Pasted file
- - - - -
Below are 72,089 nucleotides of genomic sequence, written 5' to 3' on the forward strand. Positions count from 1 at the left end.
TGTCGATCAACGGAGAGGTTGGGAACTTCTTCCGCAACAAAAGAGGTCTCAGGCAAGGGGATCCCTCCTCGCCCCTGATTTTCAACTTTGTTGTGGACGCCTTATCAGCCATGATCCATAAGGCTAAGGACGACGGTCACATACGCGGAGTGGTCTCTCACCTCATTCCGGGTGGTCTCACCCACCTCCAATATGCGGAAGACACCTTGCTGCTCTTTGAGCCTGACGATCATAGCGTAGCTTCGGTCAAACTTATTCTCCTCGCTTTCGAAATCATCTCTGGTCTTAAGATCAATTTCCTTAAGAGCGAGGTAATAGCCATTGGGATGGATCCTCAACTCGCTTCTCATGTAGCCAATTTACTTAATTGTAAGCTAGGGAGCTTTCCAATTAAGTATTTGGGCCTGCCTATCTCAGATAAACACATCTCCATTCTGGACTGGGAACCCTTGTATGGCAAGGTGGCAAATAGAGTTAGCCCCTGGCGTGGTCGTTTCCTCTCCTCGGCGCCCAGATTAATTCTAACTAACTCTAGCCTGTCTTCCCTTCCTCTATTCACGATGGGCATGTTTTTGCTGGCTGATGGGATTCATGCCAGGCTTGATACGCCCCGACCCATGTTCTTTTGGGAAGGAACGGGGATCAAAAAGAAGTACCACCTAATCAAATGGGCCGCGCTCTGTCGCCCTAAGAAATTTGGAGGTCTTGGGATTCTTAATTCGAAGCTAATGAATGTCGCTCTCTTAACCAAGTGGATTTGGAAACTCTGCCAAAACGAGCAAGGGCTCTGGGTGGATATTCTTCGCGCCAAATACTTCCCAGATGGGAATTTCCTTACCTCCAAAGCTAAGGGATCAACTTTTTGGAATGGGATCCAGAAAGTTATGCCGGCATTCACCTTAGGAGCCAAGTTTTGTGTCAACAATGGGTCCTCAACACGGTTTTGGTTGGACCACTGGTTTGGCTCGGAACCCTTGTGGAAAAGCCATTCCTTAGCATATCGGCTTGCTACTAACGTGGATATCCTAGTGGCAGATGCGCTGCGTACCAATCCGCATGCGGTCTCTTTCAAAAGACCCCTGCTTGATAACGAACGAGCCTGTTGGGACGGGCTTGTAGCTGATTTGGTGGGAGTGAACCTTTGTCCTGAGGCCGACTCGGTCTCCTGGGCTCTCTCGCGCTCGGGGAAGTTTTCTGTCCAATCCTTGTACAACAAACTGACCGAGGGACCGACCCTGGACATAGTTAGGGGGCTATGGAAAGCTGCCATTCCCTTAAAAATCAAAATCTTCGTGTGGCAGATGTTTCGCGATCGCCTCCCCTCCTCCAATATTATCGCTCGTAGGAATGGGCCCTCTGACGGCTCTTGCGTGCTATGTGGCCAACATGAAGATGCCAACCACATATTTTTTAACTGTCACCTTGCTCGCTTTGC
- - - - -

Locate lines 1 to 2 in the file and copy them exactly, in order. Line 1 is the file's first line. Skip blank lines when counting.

Below are 72,089 nucleotides of genomic sequence, written 5' to 3' on the forward strand. Positions count from 1 at the left end.
TGTCGATCAACGGAGAGGTTGGGAACTTCTTCCGCAACAAAAGAGGTCTCAGGCAAGGGGATCCCTCCTCGCCCCTGATTTTCAACTTTGTTGTGGACGCCTTATCAGCCATGATCCATAAGGCTAAGGACGACGGTCACATACGCGGAGTGGTCTCTCACCTCATTCCGGGTGGTCTCACCCACCTCCAATATGCGGAAGACACCTTGCTGCTCTTTGAGCCTGACGATCATAGCGTAGCTTCGGTCAAACTTATTCTCCTCGCTTTCGAAATCATCTCTGGTCTTAAGATCAATTTCCTTAAGAGCGAGGTAATAGCCATTGGGATGGATCCTCAACTCGCTTCTCATGTAGCCAATTTACTTAATTGTAAGCTAGGGAGCTTTCCAATTAAGTATTTGGGCCTGCCTATCTCAGATAAACACATCTCCATTCTGGACTGGGAACCCTTGTATGGCAAGGTGGCAAATAGAGTTAGCCCCTGGCGTGGTCGTTTCCTCTCCTCGGCGCCCAGATTAATTCTAACTAACTCTAGCCTGTCTTCCCTTCCTCTATTCACGATGGGCATGTTTTTGCTGGCTGATGGGATTCATGCCAGGCTTGATACGCCCCGACCCATGTTCTTTTGGGAAGGAACGGGGATCAAAAAGAAGTACCACCTAATCAAATGGGCCGCGCTCTGTCGCCCTAAGAAATTTGGAGGTCTTGGGATTCTTAATTCGAAGCTAATGAATGTCGCTCTCTTAACCAAGTGGATTTGGAAACTCTGCCAAAACGAGCAAGGGCTCTGGGTGGATATTCTTCGCGCCAAATACTTCCCAGATGGGAATTTCCTTACCTCCAAAGCTAAGGGATCAACTTTTTGGAATGGGATCCAGAAAGTTATGCCGGCATTCACCTTAGGAGCCAAGTTTTGTGTCAACAATGGGTCCTCAACACGGTTTTGGTTGGACCACTGGTTTGGCTCGGAACCCTTGTGGAAAAGCCATTCCTTAGCATATCGGCTTGCTACTAACGTGGATATCCTAGTGGCAGATGCGCTGCGTACCAATCCGCATGCGGTCTCTTTCAAAAGACCCCTGCTTGATAACGAACGAGCCTGTTGGGACGGGCTTGTAGCTGATTTGGTGGGAGTGAACCTTTGTCCTGAGGCCGACTCGGTCTCCTGGGCTCTCTCGCGCTCGGGGAAGTTTTCTGTCCAATCCTTGTACAACAAACTGACCGAGGGACCGACCCTGGACATAGTTAGGGGGCTATGGAAAGCTGCCATTCCCTTAAAAATCAAAATCTTCGTGTGGCAGATGTTTCGCGATCGCCTCCCCTCCTCCAATATTATCGCTCGTAGGAATGGGCCCTCTGACGGCTCTTGCGTGCTATGTGGCCAACATGAAGATGCCAACCACATATTTTTTAACTGTCACCTTGCTCGCTTTGC